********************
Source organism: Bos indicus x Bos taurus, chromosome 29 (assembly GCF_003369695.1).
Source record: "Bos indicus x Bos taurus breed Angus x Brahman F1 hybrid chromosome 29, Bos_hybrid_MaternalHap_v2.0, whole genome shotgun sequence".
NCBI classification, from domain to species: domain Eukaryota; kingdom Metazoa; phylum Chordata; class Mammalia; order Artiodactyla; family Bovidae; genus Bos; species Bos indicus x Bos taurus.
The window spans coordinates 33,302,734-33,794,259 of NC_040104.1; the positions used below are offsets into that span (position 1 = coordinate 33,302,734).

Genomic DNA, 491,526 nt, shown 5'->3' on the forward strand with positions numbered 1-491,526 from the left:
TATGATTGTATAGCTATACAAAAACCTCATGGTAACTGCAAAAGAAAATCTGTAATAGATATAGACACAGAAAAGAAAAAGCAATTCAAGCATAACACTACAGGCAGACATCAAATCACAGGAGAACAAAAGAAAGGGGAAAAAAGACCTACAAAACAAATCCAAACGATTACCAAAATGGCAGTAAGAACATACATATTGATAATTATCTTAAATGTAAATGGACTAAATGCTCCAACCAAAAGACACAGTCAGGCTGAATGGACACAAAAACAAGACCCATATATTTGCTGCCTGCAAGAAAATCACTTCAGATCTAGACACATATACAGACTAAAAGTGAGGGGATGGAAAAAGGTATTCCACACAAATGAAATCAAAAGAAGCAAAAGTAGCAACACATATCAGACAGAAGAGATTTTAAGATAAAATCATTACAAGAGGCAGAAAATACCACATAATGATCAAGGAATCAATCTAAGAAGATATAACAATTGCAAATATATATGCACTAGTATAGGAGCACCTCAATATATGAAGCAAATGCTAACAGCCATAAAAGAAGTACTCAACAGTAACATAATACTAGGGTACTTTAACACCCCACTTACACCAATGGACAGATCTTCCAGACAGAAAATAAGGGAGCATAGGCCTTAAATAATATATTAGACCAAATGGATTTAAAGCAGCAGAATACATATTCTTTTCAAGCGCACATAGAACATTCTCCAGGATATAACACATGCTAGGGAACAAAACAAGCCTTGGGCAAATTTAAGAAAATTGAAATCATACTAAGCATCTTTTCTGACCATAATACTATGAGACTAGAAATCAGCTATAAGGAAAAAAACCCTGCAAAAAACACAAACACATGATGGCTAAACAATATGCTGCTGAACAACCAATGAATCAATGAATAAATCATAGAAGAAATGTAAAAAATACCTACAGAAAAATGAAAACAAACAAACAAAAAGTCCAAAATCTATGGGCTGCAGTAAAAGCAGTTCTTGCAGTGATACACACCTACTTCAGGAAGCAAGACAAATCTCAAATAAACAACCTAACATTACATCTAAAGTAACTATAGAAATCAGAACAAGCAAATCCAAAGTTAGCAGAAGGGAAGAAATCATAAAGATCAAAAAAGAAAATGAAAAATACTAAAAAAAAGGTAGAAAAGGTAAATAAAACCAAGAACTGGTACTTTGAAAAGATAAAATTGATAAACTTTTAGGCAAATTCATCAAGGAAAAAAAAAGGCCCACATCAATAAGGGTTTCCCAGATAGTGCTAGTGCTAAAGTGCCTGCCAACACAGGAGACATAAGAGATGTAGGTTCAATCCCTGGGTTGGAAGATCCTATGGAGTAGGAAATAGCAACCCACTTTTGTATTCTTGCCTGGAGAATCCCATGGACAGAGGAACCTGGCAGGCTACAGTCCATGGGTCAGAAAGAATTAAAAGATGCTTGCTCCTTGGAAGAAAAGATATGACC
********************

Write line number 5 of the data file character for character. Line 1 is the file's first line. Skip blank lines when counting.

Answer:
Genomic DNA, 491,526 nt, shown 5'->3' on the forward strand with positions numbered 1-491,526 from the left: